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My parents, grandparents, aunt and uncles have all given their energy, their lives and careers, to the world of medicine. Indeed, as a child, I remember spending my summers in my grandparents pharmacy, ever curious about all the myriad collections of differently colored and shaped pills and liquids; what were they for and what did they do? One particular summer, one of my grandfather's regular clients began coming in more and more frequently, buying medicine for her husband who was in renal failure. Then one day, she stopped coming. Her husband had died, and I felt confused, upset, and left wondering how it could have happened if she'd been purchasing the medicine. I had learned empathy for a patient. Histories, anecdotes and medical experiences were imparted to me throughout my childhood from my family. I feel that I have had their fingerprint placed in me, and my need for more medical knowledge stems from this mark. As I grew, so did my curiosity for science, for how the human body functions and how to restore it to health. My path was set, inherently. I was to become a physician.
Graduating Magna Cum Laude is an excellent litmus test for my dedication to my academic work, as well as indicating my enthusiasm for the work I intend to do in Internal Medicine. Indeed, it was this devotion to my work and clinical management skills that I channeled into my medical campaign work for those lacking adequate medical care in the Dominican Republic. Nothing so far has taught me greater lessons in team work, sacrifices and hard work, nor given me more personal satisfaction than during my volunteer work.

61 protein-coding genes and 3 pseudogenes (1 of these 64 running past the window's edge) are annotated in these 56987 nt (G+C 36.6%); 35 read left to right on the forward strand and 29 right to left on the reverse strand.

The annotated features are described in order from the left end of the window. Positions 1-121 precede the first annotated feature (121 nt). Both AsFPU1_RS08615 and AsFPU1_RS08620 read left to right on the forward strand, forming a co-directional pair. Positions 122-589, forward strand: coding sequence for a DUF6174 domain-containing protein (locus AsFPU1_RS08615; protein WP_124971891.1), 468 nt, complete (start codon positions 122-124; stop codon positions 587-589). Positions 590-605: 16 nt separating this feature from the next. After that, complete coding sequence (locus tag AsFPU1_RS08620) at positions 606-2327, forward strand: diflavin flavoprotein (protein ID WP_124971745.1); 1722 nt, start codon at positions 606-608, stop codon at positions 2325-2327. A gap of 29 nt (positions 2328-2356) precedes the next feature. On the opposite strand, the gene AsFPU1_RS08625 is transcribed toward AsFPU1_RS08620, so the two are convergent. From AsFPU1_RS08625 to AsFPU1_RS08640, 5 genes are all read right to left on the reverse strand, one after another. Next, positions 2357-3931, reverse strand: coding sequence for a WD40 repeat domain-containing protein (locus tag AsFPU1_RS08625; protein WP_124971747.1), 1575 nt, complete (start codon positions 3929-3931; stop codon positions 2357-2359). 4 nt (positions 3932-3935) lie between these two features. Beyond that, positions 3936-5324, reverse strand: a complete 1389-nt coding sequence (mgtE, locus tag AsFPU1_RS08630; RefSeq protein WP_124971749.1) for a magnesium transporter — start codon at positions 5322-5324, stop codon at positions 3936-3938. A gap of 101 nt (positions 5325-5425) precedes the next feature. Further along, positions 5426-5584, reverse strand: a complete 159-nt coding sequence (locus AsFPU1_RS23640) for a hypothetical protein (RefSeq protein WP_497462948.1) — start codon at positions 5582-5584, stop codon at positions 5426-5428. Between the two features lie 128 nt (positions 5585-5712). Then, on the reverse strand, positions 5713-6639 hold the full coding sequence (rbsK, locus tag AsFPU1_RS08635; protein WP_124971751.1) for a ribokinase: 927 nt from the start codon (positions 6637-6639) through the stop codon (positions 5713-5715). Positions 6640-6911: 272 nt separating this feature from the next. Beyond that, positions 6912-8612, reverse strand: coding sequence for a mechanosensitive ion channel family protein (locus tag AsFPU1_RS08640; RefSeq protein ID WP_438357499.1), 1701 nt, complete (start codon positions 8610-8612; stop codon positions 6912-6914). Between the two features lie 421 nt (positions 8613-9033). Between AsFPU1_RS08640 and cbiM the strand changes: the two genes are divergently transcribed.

It was during my four month Surgical and Psychiatric Observership rotation at XXXX Hospital in Miami, Florida that I determined to apply for an Internal Medicine residency in the United States. The pride I felt seeing daily improvements in my patients, managing multiple physiological and psychological challenges have only cemented my intention to follow the path of Internal Medicine. It is my intent to be a part of the finest medical training I can, where there are many opportunities to develop as both a clinician and a scientist, to build upon my experiences through access to a diverse patient population and innovative treatments. I have seen the residency of my dreams, and it lies in the United States. I come from a developing nation, where we are constrained economically, and have to make medical decisions frustratingly based upon these constraints. While this has only sharpened my resourcefulness and ability to work where I choose to educate myself will not have the financial obstacles I've encountered in the Dominican Republic. There will not be under pressure, particularly emergency situations, in which one must find that intangible balance between clinical and field knowledge, such impediments to my education. Medicine is a profession of life-long learning, and research is the key, finding solutions to health problems and setting standards of care and disease prevention for our patient population are paramount.
The interaction I have with my patients, the doctor-patient relationship, from admittance to discharge is of the utmost importance to me, to see the patient through from diagnosis to the resolution of the problem. When I see the faces of my patients filled with trust, I feel all my work has been worthwhile, that why I became a doctor has been realized. My commitment to improving the lives of the underprivileged is unquestionable, and the work I have done for them has strengthened my collaboration and communication skills with others in a team situation. Through my education and my career, I have put into practice, as an active physician, all that I have spent years achieving. This is what I will bring to my Internal Medicine residency, and more.